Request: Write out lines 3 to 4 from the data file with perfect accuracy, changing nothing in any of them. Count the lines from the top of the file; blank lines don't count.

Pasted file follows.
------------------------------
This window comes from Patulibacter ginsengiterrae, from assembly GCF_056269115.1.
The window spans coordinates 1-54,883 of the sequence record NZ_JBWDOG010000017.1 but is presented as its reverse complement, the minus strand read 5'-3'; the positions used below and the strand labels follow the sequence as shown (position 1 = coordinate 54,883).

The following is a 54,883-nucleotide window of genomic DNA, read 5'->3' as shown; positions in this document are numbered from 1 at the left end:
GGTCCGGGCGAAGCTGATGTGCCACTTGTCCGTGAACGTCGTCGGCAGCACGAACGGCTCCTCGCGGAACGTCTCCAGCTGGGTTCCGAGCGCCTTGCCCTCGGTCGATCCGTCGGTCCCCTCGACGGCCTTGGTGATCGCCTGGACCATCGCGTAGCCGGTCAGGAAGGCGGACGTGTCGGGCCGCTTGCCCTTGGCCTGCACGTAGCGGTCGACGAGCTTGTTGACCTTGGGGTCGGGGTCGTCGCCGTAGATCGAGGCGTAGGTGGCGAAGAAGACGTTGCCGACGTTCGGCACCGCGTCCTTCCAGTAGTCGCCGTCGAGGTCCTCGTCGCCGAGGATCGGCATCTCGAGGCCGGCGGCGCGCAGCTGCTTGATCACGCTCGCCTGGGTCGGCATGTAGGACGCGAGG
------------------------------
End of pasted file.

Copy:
The following is a 54,883-nucleotide window of genomic DNA, read 5'->3' as shown; positions in this document are numbered from 1 at the left end:
GGTCCGGGCGAAGCTGATGTGCCACTTGTCCGTGAACGTCGTCGGCAGCACGAACGGCTCCTCGCGGAACGTCTCCAGCTGGGTTCCGAGCGCCTTGCCCTCGGTCGATCCGTCGGTCCCCTCGACGGCCTTGGTGATCGCCTGGACCATCGCGTAGCCGGTCAGGAAGGCGGACGTGTCGGGCCGCTTGCCCTTGGCCTGCACGTAGCGGTCGACGAGCTTGTTGACCTTGGGGTCGGGGTCGTCGCCGTAGATCGAGGCGTAGGTGGCGAAGAAGACGTTGCCGACGTTCGGCACCGCGTCCTTCCAGTAGTCGCCGTCGAGGTCCTCGTCGCCGAGGATCGGCATCTCGAGGCCGGCGGCGCGCAGCTGCTTGATCACGCTCGCCTGGGTCGGCATGTAGGACGCGAGG